There is no doubt that livability is one area where using a tarp such as this one is not as comfortable or luxurious as using a fully enclosed tent. When enduring a storm with the tarp pitched in storm mode, you will have no choice but to be lying down inside your bag, with little room to move. This tarp also doesn't have a floor, necessitating adding a ground cloth, or bug protection.

For those who like a little privacy where they can change clothes or clean up after a long day of hiking, you aren't going to find it here. In short, when using this tarp as your shelter, you are in effect living outside in the world, and this can be a great thing, or not such a great thing, depending on the weather, your needs, and your disposition. That said, these are all downsides that you'll find with any flat-tarp option.

The Square Flat Tarp set up as low A-frame mode, using just the...
The Square Flat Tarp set up as low A-frame mode, using just the standard six guy out points, on a backpacking trip in Dark Canyon, Bears Ears National Monument, Utah.

Weight


This lightweight tarp weighs in at 0.63 pounds, including the tie-outs which come along with it and the DCF stuff sack; this makes it the lightest shelter in this review!


For those who value weight above all else, let this be enough of an endorsement. That said, you do need to bring your poles, which isn't captured in the weight metric above. Did we also mention how easily its small profile fits into a fastpack or backpack? Bonus points!

The HMG Square Flat Tarp comes with 10 different pre-cut and tied...
The HMG Square Flat Tarp comes with 10 different pre-cut and tied guy lines (four are 6' long, six are 4' long) and a small stuff sack. While we love the small stuff sack, we have found it very hard to fold this tarp up well enough to easily get back into the sack! You will need to add a minimum of 6 stakes, although you may want as many as 10, and two adjustable trekking poles to complete this setup.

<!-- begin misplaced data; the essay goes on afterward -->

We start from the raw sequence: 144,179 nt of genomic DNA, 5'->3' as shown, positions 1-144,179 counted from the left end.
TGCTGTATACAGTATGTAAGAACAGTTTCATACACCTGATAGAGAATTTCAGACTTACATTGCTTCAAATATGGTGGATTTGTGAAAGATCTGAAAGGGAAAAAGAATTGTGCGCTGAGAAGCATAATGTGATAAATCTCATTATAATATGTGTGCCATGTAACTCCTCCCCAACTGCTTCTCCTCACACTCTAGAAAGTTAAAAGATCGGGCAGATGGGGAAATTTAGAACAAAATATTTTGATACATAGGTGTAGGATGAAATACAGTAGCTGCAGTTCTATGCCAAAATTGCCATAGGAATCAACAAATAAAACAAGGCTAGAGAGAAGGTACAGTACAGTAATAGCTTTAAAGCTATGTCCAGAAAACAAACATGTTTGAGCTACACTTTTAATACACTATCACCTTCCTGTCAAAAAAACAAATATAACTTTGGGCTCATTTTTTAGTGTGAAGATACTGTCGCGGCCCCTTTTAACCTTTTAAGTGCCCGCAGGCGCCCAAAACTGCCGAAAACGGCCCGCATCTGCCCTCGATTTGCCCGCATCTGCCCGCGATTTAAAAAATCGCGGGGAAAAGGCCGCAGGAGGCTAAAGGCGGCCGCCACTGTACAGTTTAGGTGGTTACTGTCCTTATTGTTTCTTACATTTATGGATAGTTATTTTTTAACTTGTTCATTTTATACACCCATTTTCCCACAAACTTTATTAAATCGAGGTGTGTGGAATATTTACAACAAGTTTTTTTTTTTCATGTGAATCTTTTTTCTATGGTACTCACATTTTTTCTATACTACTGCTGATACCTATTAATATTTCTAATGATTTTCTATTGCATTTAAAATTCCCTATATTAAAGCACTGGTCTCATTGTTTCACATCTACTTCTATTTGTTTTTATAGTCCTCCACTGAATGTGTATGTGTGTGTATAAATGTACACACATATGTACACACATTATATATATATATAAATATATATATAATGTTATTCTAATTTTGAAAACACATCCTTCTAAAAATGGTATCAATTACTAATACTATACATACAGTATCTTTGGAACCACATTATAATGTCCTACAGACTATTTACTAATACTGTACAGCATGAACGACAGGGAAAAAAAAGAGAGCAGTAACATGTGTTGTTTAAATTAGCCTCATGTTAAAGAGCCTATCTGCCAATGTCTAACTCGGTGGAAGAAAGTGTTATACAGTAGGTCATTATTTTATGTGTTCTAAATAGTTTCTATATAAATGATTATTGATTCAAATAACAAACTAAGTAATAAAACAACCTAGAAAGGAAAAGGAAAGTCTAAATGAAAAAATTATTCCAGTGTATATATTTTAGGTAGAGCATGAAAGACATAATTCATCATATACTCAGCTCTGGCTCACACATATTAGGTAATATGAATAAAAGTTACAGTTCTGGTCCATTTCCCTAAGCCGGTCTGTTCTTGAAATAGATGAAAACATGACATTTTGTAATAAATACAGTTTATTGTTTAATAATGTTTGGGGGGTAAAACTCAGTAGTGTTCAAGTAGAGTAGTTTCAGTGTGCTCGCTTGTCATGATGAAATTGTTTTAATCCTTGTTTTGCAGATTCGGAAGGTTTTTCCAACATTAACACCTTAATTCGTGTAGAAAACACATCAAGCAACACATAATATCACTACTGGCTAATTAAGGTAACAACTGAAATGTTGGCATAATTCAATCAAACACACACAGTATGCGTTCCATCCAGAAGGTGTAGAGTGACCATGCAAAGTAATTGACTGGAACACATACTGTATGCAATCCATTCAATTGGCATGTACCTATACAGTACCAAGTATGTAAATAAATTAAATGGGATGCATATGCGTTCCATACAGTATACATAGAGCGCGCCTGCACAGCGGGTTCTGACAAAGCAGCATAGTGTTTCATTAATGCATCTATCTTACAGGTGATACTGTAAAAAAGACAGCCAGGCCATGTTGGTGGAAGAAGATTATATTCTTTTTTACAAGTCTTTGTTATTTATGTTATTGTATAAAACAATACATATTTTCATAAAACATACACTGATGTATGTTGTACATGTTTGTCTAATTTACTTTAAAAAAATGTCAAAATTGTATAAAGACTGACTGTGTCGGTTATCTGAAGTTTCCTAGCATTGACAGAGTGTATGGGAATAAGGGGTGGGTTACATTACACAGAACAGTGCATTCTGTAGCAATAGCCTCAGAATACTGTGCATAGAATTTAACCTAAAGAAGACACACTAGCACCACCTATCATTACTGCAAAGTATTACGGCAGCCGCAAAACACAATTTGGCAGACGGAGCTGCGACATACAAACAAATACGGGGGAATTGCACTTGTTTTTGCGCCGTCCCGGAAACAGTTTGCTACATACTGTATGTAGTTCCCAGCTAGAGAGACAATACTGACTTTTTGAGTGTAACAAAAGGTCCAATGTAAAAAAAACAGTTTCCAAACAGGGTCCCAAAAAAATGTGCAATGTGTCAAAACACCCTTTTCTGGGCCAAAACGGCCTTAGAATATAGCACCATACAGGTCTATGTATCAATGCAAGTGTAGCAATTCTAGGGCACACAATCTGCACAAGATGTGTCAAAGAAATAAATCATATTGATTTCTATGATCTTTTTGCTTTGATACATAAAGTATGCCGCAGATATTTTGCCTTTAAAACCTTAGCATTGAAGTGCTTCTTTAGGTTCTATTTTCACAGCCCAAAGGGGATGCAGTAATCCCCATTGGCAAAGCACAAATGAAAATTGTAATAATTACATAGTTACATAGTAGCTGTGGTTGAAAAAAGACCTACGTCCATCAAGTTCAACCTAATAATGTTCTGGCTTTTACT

A side by side comparison of the two smallest stuffing shelters in...
A side by side comparison of the two smallest stuffing shelters in this review, the HMG Square Flat Tarp on the right, and the Black Diamond Beta Light (with stakes included!) on the left. These shelters define "Take anywhere."

Weather Resistance


This tarp features the best DCF fabric that gives it ultimate waterproof-ness, meaning it won't stretch when wet and can be used in low storm mode, all in contrast to SilNylon. That said, its weather resistance depends on its pitching configuration. A-frame mode provides rain and wind protection in well-protected to moderately exposed areas (e.g., the entire Appalachian Trail and most of the Pacific Crest and Continental Divide Trails). Storm mode offers adequate protection in very exposed areas and is one of the great advantages of a flat tarp. It also features an incredible number of tie-out points. Sixteen line-locks line the perimeter of the tarp, and five guy-out points in the middle (or field) offers many adaptations for the weather you might encounter. No matter how you fold or pitch it, there's likely to be a guy out point right where you need it!